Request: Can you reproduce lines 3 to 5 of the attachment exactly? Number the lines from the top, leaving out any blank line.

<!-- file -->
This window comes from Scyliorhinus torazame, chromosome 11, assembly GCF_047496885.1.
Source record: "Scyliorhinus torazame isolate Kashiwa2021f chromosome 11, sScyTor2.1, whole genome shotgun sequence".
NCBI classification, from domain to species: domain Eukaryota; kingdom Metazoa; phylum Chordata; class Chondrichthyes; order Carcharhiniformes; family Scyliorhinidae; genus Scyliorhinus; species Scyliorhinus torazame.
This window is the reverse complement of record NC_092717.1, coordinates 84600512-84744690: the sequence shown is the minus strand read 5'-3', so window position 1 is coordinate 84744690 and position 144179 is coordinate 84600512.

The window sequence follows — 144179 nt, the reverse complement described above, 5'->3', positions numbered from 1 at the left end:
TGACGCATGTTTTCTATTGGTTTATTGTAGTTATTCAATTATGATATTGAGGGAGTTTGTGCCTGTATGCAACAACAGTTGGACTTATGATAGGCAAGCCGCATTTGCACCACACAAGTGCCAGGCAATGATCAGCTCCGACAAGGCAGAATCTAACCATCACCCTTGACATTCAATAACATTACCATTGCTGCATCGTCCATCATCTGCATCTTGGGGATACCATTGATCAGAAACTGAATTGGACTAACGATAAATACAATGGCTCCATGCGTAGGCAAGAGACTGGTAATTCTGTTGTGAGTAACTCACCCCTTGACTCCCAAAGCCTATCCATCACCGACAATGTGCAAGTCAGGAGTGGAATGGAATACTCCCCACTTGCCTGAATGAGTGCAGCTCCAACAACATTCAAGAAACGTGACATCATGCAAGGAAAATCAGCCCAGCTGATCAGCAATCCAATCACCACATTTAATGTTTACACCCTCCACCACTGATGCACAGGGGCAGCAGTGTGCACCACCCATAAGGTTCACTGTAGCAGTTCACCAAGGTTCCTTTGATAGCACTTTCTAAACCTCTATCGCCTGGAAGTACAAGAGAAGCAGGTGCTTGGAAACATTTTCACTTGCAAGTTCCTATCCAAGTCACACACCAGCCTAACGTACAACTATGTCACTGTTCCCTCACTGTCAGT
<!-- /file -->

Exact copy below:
NCBI classification, from domain to species: domain Eukaryota; kingdom Metazoa; phylum Chordata; class Chondrichthyes; order Carcharhiniformes; family Scyliorhinidae; genus Scyliorhinus; species Scyliorhinus torazame.
This window is the reverse complement of record NC_092717.1, coordinates 84600512-84744690: the sequence shown is the minus strand read 5'-3', so window position 1 is coordinate 84744690 and position 144179 is coordinate 84600512.

The window sequence follows — 144179 nt, the reverse complement described above, 5'->3', positions numbered from 1 at the left end: